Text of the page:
Posted November 18, 2008 at 6:02 pm | Permalink

    the ACCC would have stepped in once it became clear that it was dominating the market.

    But it wasn’t clear they were dominating the market – they had a large chunk of the private chid-care market but not the overall market. Also I just have no confidence that the government know when to intervene in business – if they were any good we’d all be happy to leave our children in their care.

  7. Posted November 18, 2008 at 7:14 pm | Permalink

    LE said: “I’m surprised there aren’t more typos…”
    Hah! When I had my daughter in a sling and putting together sysadmin and similar scripts, a typo meant disaster! (Hint: don’t use a powerful tool with single character command when feeding!!)
    I was very very careful.

  8. Jacques Chester
    Posted November 18, 2008 at 8:38 pm | Permalink

    Especially if your newborn discovers -, r, m and f.

  9. Arjay
    Posted November 20, 2008 at 6:42 pm | Permalink

    The ACCC is a paper tiger.It has ignored the preditory pricing activities of Woollies and West Farmers and also the tactics of Frank
    Lowy who give low rents to the big boys and screw the small trader who pays 10 times the rent per sq m.
    We have the highest food inflation in the Western World and all the ACCC has to do is put in train legislation like they have in Canada,but both Howard and Rudd had to buckle to the donations of the large corporates.

  10. Jacques Chester
    Posted November 22, 2008 at 11:54 am | Permalink

    … Frank Lowy who give low rents to the big boys and screw the small trader who pays 10 times the rent per sq m.

    There’s nothing dodgy about this, it’s business. Lowy needs big stores to attract the foot traffic that justifies a shopping centre. The big chains rent a large area but have low profits per sqm.

    Just as the small stores cross-subsidise the big stores rent-wise, the big stores are cross-subsidising the small stores with customers.

  11. Arjay
    Posted November 22, 2008 at 5:47 pm | Permalink

    Jacques,just talk to many of the small traders who work under the Lowy regieme.Westfields dictates the hours and days worked,how much and when a shop is fitted out.The small trader is being screwed.Lowy uses the power of the large corporates like Westfarmers to dominate the market.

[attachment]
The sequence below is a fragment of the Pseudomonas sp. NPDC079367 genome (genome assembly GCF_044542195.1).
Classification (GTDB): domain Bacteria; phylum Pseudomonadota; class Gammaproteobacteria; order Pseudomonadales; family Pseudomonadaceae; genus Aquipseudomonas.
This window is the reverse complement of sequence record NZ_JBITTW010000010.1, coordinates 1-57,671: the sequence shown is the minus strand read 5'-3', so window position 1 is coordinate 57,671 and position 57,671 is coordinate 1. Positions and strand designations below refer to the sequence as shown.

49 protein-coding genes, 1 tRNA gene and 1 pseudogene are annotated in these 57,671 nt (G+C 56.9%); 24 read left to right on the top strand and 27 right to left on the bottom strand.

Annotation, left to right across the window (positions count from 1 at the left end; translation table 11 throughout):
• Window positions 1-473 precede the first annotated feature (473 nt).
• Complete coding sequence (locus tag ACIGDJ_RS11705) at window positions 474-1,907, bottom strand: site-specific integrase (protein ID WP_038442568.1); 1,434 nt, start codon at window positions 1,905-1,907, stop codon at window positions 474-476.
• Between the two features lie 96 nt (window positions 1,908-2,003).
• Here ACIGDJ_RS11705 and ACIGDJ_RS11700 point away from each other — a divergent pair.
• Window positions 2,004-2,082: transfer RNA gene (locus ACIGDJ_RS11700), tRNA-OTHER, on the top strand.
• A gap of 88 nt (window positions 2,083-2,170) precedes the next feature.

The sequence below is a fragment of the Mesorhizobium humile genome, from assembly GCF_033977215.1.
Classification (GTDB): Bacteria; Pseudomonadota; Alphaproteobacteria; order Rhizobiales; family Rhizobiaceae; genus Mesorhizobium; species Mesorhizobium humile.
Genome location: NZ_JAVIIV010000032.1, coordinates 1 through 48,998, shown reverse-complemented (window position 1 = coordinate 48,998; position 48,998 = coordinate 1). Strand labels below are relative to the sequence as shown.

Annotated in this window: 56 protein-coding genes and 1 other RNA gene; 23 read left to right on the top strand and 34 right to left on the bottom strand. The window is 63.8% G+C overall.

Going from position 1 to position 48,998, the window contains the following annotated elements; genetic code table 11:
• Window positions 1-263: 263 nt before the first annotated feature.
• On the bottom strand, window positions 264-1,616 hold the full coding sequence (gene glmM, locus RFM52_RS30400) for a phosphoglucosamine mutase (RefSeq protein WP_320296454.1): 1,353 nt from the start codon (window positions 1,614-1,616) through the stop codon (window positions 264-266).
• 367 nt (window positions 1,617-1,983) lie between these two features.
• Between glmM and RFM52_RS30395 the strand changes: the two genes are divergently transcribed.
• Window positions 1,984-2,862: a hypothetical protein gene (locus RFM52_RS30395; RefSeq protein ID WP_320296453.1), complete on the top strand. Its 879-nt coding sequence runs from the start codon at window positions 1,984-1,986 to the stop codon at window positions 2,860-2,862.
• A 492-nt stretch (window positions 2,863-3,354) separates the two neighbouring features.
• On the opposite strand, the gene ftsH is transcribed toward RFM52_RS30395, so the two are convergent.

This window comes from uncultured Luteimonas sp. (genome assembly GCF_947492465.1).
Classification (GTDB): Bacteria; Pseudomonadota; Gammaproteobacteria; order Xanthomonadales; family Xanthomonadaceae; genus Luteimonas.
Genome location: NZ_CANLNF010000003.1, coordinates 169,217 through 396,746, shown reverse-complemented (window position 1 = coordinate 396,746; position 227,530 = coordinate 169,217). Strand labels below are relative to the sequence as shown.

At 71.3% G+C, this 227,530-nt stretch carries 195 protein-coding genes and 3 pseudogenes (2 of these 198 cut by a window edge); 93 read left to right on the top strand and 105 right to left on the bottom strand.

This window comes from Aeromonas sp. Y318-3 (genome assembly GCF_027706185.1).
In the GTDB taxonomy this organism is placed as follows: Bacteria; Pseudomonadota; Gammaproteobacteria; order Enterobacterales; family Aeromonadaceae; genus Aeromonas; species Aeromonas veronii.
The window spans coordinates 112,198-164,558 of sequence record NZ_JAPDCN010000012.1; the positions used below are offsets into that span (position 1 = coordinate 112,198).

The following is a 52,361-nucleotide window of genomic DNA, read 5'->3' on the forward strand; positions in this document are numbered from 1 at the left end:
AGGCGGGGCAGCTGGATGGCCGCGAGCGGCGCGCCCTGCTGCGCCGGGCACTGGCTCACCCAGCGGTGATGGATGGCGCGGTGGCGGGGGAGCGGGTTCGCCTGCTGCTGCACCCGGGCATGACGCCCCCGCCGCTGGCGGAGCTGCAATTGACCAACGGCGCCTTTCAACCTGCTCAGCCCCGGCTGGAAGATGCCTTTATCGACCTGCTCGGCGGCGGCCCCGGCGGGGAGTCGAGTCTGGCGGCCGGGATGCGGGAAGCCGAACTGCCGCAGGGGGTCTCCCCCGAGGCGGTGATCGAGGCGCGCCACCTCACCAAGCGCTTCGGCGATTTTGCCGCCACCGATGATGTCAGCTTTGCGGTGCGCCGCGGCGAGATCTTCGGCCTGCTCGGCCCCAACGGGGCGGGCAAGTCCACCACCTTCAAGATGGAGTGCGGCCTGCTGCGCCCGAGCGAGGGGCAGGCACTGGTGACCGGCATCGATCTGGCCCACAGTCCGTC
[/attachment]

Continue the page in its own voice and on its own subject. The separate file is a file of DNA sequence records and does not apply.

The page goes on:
Just recently Westfarmers dictated to it’s suppliers that they should only use Fox transport a more expensive logisitics system to transport goods.Since Westfamers have such a market dominance,the wholsale suppliers have no choice.What secret agreement has Fox done with Westfarmers.

    Dairy farmers and growers get paid a pittance in comparision to the retail price,yet they do all the hard work while the CEOs,Directors and shareholders clean up.Our fuel is now being retailed by them.Grog is not far behind.What happens when a cartell dominates?They have an unstated price below which they will not go.It is all done by secret agreements.

    Unless we get real competition into the market via fairer rules,we the people of Aust will become serfs in our own country.

    No,this is not business.There must be fair rules put in place to give the consumer the fairest price.

  12. pedro
    Posted November 24, 2008 at 12:43 pm | Permalink

    Arjay, I guess that is why people never lease shops in Westfield centres, it’s impossible to make a buck there?

    Luckily for me out suburb still has some corner stores and mini shopping centres to keep the majors honest. Sure everything is 50% dearer, but at least it is competition.

  13. pedro
    Posted November 24, 2008 at 12:48 pm | Permalink

    “But the ABC Learning debacle starkly illustrates the problems which occur when one company gets too much market power by slowly buying up smaller operators. ”

    I doubt there would be many industries with lower barriers to entry. The only thing stopping anyone setting up is getting a site for a centre and a DA.

    “Ironically, that acquisition of market power was largely funded by government subsidies in the first place.”

    No, it was funded with debt. All parents with children in care get a subsidy, which they can spend at any centre they can get their kids into.

    We need more ABCs, just better run and without so much debt. I’d much rather see a few decent sized operators than lots of small businesses and community centres. The big guys will have the best opportunity to compete on quality of facilities and to cope with start up costs and slow periods when profit is down or losses are being made.